Maxwell, BCCI and Polypeck in the United Kingdom led to the appointment of Cadbury Committee
on Financial Aspects of Corporate Governance (Cadbury 2003).

Audit Committee Composition:

Any Audit committee member should be financially sound. The committee should comprise of
minimum number of independent members. Audit committee should have communication to
auditor and shareholders too. Chairman of SEC Levitt (1998) has stated Qualified, committed
independent and though-minded audit committees represent the most reliable guardians of the
public interest. 2/3 members of the audit committee must be independent as per the provision
of Companies Act 1956. As per Clause 49 of the listing agreement, the members of the audit
committee must possess financial knowledge in terms of corporate clients and expertise in
accounting aspects. The committee is accountable to provide with just view as it is the most
important decision to execute corporate governance successfully. For successful execution the
committee should comprise of qualified and committed members from all walks of life with
knowledge. The capability of the audit committee to perform independently and raise questions
to management will stimulate auditor to work efficiently and their fair performance will facilitate

good corporate governance

Roles and responsibilities
The duties of directors may be classified into four categories fiduciary duties, duties of care,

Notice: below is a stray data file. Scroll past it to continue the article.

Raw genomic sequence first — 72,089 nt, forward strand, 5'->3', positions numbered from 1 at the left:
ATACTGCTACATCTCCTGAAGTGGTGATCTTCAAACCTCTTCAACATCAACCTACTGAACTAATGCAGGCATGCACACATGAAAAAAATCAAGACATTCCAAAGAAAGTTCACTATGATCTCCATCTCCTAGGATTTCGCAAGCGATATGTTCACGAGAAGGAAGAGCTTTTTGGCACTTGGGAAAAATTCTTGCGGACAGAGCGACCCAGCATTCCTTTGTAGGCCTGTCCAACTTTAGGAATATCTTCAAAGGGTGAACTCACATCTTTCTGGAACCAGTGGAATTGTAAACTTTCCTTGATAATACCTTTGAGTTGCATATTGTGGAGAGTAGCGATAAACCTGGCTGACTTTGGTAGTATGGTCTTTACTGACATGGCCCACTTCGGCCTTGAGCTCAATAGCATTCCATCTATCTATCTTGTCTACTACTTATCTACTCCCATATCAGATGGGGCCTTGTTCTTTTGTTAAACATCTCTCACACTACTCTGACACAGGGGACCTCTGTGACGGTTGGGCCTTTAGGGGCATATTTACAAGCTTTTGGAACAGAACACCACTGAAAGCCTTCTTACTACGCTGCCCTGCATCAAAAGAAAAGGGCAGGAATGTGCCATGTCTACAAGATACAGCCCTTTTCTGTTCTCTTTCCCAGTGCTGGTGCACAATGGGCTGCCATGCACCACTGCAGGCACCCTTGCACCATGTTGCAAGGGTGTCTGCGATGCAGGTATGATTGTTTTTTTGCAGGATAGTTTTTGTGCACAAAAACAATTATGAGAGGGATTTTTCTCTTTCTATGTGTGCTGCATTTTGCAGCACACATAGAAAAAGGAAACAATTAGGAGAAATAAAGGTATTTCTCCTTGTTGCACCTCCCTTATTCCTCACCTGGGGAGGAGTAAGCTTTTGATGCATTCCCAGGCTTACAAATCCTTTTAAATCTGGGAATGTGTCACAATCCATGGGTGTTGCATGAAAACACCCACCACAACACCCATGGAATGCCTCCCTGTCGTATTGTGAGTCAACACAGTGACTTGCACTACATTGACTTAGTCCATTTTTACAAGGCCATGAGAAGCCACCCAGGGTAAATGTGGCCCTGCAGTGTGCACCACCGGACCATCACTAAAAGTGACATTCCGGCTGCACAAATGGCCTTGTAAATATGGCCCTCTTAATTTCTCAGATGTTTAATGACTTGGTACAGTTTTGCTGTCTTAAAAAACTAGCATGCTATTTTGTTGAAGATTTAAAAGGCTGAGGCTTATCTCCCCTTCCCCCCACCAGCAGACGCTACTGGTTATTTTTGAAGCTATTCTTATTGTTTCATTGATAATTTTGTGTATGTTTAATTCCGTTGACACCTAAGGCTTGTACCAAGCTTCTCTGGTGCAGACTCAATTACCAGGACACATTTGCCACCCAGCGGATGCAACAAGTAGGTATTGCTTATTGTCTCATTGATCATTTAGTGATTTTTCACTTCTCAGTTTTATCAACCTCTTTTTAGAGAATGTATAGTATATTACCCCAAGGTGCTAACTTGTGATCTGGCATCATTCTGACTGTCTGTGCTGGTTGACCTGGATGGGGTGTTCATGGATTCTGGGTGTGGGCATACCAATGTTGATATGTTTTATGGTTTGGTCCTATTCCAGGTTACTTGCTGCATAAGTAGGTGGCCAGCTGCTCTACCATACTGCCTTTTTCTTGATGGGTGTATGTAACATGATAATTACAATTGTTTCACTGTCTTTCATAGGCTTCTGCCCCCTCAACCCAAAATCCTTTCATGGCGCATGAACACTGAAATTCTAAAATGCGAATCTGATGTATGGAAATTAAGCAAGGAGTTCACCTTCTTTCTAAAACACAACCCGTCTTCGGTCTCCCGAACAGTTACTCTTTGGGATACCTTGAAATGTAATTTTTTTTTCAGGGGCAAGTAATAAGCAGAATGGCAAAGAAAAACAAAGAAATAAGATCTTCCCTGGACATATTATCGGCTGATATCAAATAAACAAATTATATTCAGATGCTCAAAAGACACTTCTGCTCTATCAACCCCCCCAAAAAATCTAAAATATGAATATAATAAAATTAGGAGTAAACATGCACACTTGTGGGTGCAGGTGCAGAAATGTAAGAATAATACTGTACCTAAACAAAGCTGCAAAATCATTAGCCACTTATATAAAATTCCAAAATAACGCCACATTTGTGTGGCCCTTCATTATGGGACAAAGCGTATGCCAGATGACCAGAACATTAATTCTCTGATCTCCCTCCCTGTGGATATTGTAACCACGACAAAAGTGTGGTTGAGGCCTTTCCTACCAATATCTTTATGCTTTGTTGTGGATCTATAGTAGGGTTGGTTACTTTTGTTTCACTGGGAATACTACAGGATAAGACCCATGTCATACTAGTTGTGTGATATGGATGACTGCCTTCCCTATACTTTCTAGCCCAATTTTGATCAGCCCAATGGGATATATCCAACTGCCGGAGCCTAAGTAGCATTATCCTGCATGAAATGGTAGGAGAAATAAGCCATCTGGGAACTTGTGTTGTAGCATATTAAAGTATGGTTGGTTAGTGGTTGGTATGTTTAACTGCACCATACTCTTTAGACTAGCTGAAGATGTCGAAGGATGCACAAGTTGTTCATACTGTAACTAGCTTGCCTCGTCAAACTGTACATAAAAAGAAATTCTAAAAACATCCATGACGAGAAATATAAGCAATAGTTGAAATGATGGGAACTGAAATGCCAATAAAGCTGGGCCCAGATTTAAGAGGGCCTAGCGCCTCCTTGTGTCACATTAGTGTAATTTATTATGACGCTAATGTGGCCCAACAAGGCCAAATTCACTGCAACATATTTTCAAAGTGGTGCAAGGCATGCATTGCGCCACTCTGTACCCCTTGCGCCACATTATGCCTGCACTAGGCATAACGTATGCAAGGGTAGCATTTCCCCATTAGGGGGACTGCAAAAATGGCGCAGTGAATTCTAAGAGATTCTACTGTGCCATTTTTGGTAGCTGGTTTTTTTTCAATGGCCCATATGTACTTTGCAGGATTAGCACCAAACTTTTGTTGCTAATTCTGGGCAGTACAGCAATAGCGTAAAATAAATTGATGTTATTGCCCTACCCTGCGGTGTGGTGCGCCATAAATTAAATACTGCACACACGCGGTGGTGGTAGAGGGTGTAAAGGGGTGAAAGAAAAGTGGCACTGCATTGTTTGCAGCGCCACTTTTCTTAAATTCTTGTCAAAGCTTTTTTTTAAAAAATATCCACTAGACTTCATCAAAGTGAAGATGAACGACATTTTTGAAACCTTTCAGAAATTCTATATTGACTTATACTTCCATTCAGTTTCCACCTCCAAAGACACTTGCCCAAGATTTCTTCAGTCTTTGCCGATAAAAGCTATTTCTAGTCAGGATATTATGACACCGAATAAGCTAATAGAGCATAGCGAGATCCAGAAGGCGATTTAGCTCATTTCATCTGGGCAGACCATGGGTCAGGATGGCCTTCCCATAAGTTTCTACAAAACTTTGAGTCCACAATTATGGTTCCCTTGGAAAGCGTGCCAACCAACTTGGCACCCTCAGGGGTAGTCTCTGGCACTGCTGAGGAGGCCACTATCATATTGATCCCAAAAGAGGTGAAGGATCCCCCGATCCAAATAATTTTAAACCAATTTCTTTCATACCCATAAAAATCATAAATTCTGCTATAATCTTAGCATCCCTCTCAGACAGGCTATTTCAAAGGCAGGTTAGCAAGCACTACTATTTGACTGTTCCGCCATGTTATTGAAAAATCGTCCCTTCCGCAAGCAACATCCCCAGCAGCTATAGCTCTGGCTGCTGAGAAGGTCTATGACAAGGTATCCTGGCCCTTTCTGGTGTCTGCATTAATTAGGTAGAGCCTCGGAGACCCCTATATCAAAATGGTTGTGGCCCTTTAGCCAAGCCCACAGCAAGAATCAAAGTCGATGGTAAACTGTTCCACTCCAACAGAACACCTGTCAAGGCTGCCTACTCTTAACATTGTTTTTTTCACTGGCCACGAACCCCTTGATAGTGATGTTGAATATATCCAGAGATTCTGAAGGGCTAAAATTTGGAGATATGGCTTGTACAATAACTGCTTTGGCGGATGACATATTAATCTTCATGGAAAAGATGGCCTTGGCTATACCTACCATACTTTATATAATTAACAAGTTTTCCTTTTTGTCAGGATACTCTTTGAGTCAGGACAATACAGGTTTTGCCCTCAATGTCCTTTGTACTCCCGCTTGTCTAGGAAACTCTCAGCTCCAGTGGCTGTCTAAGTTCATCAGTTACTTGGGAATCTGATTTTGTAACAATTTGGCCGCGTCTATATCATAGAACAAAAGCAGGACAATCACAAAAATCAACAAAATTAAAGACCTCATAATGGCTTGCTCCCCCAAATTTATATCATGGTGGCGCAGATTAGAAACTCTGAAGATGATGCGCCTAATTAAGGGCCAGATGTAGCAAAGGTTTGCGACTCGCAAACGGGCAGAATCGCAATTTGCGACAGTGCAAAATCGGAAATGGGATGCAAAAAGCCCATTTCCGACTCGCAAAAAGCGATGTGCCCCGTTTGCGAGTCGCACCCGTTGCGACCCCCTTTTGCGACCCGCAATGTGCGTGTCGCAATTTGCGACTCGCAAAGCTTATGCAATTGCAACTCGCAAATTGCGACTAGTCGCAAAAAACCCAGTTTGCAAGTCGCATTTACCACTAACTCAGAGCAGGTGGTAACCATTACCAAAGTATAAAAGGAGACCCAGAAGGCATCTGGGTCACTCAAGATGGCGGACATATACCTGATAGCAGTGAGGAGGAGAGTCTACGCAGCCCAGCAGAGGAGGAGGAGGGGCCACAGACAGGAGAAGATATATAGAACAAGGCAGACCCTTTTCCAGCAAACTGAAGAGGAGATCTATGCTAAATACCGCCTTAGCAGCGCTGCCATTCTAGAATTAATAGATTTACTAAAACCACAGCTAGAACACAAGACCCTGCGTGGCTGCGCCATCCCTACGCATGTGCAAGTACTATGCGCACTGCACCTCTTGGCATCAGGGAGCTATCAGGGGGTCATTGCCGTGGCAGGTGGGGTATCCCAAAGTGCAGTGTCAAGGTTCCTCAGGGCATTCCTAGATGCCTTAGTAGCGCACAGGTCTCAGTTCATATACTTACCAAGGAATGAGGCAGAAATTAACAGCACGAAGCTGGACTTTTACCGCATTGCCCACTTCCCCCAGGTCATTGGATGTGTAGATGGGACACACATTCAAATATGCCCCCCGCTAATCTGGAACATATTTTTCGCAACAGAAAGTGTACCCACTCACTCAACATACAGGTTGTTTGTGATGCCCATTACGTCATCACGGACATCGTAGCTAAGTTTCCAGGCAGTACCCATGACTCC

statutory duties and other duties. Across the world, the company laws classify two important
duties of the directors one is the duty of loyalty and other is duty of care. It is observed that
most of corporate fraud have occurred on account of breach of these primary duties by directors.
However, emphasis is more on conflict on duties loyalty to the company and accountability to
the investing community. As far as the India is concerned, the Security Exchange Board of India
(SEBI) has been very serious about introducing new rules intensifying the audit committee so as to
guard the interests of the investors in a better manner than before. In May 1999, the SEBI
adopted several new rules based on the suggestion of the report submitted by Kumar Mangalam
Birla committee on improving the efficacy of audit committee. The audit committee as per these
new rules was supposed to perform following roles:
Role of Audit Committee